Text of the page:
The Washington Post - 29.08.2019

(Joyce) #1

A8 EZ RE THE WASHINGTON POST.THURSDAY, AUGUST 29 , 2019


The World


LEBANON


Israeli drones come


under fire near border


Lebanese army gunners
opened fire at two of three Israeli
reconnaissance d rones
Wednesday after they entered
Lebanese airspace, a security
official and the s tate news agency
said, amid heightened tensions
between Lebanon and Israel.
The incident occurred in a
village a few m iles from the Israeli
border. T he security o fficial said
that the drones left L ebanese
airspace after being fired on and
that none of them was shot down.
In a statement, the Israeli
military acknowledged a
confrontation but said no damage
was reported.
The incident came just days
after an alleged Israeli drone
crashed in a Hezbollah stronghold
in southern Beirut, l anding on the
militant group’s B eirut media
office, w hile another exploded in
midair and crashed nearby.


On Monday, Israeli drones
attacked a Palestinian b ase i n
eastern Lebanon, exacerbating
tensions.
The Lebanese army and
government have described t he
drone incidents and Monday’s
attack as blatant acts of
aggression and violations of
sovereignty and have asserted
Lebanon’s r ight to self-defense.
Israeli f orces along t he border
remain on high alert, raising fears
of a repeat of the 2006 war.
— Associated Press

YEMEN

Government forces
push into key port city

Forces loyal to Yemen’s
internationally recognized
government pushed Wednesday
into the key port city of Aden after
wresting control of another
southern provincial c apital from
separatists backed by the United
Arab Emirates, officials and
residents s aid.

Government troops also retook
the international airport in Aden,
a main hub for the southern part
of the country, Yemen’s
information minister s aid.
The rapid advance by
government forces u nderscored
the seesaw nature of the f ighting.
Only weeks b efore, the separatists
had gained much t erritory in
southern Yemen, pushing
government forces o ut of strategic
cities and areas.
The fighting has added another
layer to the complex civil war in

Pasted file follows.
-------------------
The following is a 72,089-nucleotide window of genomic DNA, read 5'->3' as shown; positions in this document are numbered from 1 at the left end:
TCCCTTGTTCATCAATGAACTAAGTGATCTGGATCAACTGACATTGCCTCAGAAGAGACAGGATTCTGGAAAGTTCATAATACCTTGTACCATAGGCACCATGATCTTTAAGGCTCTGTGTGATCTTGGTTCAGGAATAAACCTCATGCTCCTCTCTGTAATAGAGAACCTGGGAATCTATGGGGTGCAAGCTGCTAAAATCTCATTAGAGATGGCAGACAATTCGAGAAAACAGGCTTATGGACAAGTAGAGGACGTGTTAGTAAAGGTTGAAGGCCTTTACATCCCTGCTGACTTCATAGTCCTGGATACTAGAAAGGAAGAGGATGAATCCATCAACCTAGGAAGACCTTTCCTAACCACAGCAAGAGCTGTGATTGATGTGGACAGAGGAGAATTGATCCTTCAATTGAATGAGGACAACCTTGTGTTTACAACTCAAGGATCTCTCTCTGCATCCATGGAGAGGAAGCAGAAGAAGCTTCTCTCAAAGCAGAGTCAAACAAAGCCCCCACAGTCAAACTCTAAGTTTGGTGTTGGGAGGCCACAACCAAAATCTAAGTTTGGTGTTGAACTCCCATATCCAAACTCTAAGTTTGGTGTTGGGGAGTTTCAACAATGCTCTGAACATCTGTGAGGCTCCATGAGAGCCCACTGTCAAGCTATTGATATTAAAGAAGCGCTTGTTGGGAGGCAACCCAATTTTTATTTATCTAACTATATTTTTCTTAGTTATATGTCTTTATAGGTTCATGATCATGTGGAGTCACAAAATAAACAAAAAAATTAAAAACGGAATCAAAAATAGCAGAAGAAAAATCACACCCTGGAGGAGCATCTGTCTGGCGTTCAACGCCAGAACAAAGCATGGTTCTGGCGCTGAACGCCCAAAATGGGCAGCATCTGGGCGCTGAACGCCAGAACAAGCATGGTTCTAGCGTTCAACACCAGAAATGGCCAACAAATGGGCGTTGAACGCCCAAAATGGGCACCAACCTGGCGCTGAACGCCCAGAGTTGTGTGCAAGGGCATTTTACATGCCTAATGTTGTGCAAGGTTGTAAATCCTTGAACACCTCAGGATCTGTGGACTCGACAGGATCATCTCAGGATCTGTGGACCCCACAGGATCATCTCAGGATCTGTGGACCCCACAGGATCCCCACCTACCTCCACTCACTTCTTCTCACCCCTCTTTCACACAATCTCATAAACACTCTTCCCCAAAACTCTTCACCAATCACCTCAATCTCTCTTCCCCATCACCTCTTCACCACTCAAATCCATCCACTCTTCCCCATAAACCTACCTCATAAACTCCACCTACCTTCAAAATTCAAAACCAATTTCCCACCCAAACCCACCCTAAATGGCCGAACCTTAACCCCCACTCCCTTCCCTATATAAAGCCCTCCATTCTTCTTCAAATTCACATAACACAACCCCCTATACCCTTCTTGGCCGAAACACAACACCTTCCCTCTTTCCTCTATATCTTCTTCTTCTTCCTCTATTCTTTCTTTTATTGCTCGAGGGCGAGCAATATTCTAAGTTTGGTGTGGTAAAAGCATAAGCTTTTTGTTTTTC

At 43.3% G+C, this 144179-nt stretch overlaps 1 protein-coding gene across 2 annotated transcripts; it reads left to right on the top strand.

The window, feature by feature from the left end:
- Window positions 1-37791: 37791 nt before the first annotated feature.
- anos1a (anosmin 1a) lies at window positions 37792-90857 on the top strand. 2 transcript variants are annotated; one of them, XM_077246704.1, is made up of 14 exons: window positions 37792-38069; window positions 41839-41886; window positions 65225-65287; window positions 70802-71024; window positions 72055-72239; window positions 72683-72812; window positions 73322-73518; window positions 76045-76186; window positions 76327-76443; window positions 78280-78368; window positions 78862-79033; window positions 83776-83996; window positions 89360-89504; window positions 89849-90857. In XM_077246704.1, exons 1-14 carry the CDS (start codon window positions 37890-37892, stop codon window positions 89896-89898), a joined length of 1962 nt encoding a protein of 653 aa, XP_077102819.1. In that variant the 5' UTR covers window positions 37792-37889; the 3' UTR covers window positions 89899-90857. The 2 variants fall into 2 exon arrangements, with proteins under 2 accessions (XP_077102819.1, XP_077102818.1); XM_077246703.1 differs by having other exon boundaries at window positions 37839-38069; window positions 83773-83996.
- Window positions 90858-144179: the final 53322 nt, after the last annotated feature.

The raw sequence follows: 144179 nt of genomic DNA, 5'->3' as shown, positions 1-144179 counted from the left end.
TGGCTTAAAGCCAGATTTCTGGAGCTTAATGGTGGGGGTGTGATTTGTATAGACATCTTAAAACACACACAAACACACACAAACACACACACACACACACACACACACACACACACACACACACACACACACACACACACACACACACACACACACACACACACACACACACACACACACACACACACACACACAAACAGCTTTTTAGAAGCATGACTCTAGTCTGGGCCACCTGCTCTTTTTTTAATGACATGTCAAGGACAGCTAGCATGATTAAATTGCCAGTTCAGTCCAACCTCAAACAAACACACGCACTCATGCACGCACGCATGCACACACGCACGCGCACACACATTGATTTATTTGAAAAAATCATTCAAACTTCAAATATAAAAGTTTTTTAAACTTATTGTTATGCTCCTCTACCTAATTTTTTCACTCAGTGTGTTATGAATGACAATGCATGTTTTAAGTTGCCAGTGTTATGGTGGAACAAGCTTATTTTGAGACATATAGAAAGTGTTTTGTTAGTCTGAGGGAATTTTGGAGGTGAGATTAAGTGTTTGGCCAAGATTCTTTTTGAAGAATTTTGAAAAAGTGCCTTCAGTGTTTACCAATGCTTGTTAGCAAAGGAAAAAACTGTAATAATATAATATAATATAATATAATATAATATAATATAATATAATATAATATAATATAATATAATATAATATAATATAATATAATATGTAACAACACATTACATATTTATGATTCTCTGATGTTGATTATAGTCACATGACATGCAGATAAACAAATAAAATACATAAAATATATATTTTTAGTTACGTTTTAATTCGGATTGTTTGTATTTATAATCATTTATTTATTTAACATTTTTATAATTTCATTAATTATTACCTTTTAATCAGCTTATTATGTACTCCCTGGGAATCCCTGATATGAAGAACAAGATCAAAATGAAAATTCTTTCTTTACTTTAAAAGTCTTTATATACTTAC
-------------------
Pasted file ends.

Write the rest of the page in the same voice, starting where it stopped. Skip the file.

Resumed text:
the Arab world’s most
impoverished country, a war
pitting a Saudi-led coalition
backing the government against
Houthi rebels c ontrolling the
north. The UAE is a key member
of the coalition.
Earlier in the day, g overnment
forces pushed the UAE-backed
separatist militias out of the c ity of
Zinjibar, the c apital of Abyan
province, after clashes that left a t
least one dead. T he separatists
had seized Zinjibar earlier t his
month.

The retreating separatists fled
to nearby Aden province, which
they had taken from the forces of
Saudi-backed President Abed
Rabbo Mansour Hadi earlier this
month, officials said.
Government forces then
continued their push to retake the
city of Aden, which h as functioned
as the seat of Hadi’s government
since t he Houthis captured S anaa,
Yemen’s c apital, and much of the
north in 2014.
— Associated Press

INDIA

Court to study change
in Kashmir’s status

India’s top court on Wednesday
took up legal challenges to the
government’s d ecision to revoke
Indian-controlled Kashmir’s
special status and asked officials
to explain their stance to the
court.
The Supreme Court ordered the
federal government to file its
replies to 14 p etitions and inform

the court about media restrictions
imposed in Kashmir. I t said five
judges will start a regular hearing
on the matter in October.
India’s government, led by the
Hindu-nationalist B haratiya
Janata Party, i mposed a security
lockdown and communications
blackout in Muslim-majority
Kashmir to forestall violence over
the Aug. 5 decision to downgrade
the region’s a utonomy. T he
restrictions have been eased
slowly.
On Wednesday, t he court
allowed an Indian opposition
leader to visit Kashmir to meet a
colleague who he said was under
detention, but it told him not use
the visit for political purposes.
Indian authorities have turned
back opposition leaders at t he
airport and not allowed them to
visit Srinagar — the main city in
Indian-controlled Kashmir — and
other parts of the region since the
clampdown on Aug. 5.
The revoked special status has
touched off anger in the region,
where administrators and local

police now work under federal
control and where residents fear
their culture and demographic
identity are under threat.
The Himalayan region of
Kashmir is also claimed by
Pakistan, India’s archrival, and is
divided between them.